“In my feeling, there has never been a more freeing or exciting time to be an artist than now,” Caroline Jones told American Songwriter.
One of the most prominent modern-day torchbearers of the “Gulf and Western” blend of country, pop and rock, Jones is almost like a link between an older tradition of music and a new wave that’s just beginning to blossom. Cutting her teeth by touring alongside the likes of Zac Brown, Kenny Chesney, Vince Gill and her mentor, Jimmy Buffett, she’s acquired sensibilities and skills from the classics all while retaining a sense of freshness and empowering femininity. Now, on March 12, she’s releasing a new, equal-parts-badass-and-catchy single, “Come In (But Don’t Make Yourself Comfortable).”
“This song started as a joke between me and my recording team,” Jones said. “We songwriters are always searching for unique and clever turns of phrase. I was delighted to find a colloquialism—‘come in and make yourself comfortable’—that hadn’t been turned on its ear in a song yet. When I wrote the line I put up with you but you ain’t gettin’ in my pants, I knew that I had to record the song and play it live—can’t pass up the opportunity of that kind of sass!”
While getting a chance to play the song live remains a foggy prospect for the next few months, Jones is, as aforementioned, on the cutting edge of where the music industry is heading. Joining a fast-growing trend among songwriters, she did something that, until now, has been impossible for musicians to do: she began teasing “Come In (But Don’t Make Yourself Comfortable)” before it was even done being written.
“I wrote the verses and posted a little acoustic video on Instagram, which received a great response,” she remembered. “Then, a few weeks later, I wrote the B-part, which is sexier and more pointed than the verse.”
See, this new phenomenon of artists teasing music before it’s finished is allowing writers to get a better perspective on their audience, their output and the relationship between the two. “There are more options than ever before in terms of production, style blending, finding a niche audience and sharing content in real-time without the filter of a middleman,” Jones continued. “Of course, there also exist great challenges, such as the infinite flood of content and old/new compensation structures vying for dominance. Just like every other artist, I am learning to navigate this new age, but with great optimism and gratitude, as it seems that the artist-fan relationship is the center of focus, as it should be.”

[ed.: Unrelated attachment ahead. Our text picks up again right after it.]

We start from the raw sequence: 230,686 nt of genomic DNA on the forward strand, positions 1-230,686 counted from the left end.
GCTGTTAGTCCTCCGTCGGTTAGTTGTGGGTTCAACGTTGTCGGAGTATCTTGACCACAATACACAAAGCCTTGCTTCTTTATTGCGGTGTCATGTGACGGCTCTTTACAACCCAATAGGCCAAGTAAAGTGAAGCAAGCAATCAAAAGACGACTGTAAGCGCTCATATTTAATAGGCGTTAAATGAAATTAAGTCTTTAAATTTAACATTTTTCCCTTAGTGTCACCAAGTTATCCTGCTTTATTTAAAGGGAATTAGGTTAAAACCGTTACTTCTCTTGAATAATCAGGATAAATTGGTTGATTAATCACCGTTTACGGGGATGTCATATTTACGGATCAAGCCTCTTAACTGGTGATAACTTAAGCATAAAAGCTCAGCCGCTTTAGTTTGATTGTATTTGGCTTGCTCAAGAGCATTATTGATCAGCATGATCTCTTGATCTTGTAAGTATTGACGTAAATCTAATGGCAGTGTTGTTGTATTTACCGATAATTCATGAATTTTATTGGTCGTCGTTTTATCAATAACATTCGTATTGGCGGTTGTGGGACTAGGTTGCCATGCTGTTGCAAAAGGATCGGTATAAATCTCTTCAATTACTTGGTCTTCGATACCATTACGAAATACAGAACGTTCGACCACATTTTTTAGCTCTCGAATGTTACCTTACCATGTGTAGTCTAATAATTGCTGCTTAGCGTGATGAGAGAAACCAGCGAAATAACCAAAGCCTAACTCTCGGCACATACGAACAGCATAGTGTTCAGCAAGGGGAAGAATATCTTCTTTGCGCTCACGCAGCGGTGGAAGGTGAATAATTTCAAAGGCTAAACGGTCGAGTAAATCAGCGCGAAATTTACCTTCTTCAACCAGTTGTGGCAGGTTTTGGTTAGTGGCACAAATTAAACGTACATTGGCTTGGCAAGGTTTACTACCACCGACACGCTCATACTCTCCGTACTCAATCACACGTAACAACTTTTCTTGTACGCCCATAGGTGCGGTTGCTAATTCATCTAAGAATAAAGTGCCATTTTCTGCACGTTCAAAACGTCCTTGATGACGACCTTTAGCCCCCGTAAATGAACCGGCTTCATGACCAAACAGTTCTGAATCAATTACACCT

Coming ahead of her sophomore album due later this year, “Come In (But Don’t Make Yourself Comfortable)” also offers fans a sneak peek of a more experienced Jones. “I’ve been writing and recording my sophomore album for the past year,” she said. “It’ll be a bit more musically raw and energetic than my first. It reflects my maturity as a songwriter and, especially, as a performer and musician. Touring with Zac Brown Band, Kenny Chesney, Jimmy Buffett, Faith Hill, Tim McGraw and The Eagles gave me a lot more confidence and grit as an artist. Hopefully, you can feel that. However, the cornerstones of my style hold true in this record—a blend of country, pop and singer-songwriter styles.”
While Jones has always been a skillful instrumentalist—as evidenced by the fact that she played nearly every instrument on her debut record—this new batch of songs sees her stepping into a new sonic environment. Still providing plenty of instrumental parts—including a blistering Telecaster solo on “Come In (But Don’t Make Yourself Comfortable)”—Jones is also joined by an A-list team of Nashville session players.
“For this album, I invited a few more musicians into the studio in order to add more energy and color to the basic tracking session,” Jones explained. “We were able to get the most out of the rhythm section when they played with a few more musicians as opposed to a very sparse guitar demo with no other instruments. Plus, folks like Danny Rader, Derek Wells, Jason Roller and David Dorn create sounds that I would never think of. It raises my game as a guitar and keys player and adds more colors and textures to the sonic palette of the record. After we get those parts, I take the tracks and add my parts—guitars, other acoustic instruments, keys, background vocals, programming, etc. The fact is that these are the best musicians on the planet and they’re an absolute joy to work with. Can’t say enough good things about the Nashville session folk.”
Ultimately, “Come In (But Don’t Make Yourself Comfortable)” is a testament to Jones’ exceptionally organic vision and skill as a songwriter. With her genuine love for music at the forefront of the sound, Jones co-produced all of her upcoming releases with Ric Wake (Mariah Carey, Whitney Houston, Trisha Yearwood, Celine Dion and many more), instilling each song with a pinch of that traditional beauty and new, innovative brilliance.
“It’s just magic,” she said. “I adore the process of layering sounds and instruments. I love the alchemy of a production coming together. And now more than ever, there are a million creative ways to produce. More organic, less digital—more digital, less organic. It’s all artistic; it’s all colors to paint with; it’s all music.”
Caroline Jones’ new single, “Come In (But Don’t Make Yourself Comfortable)” is available everywhere on March 12. Watch the studio performance video for the song below: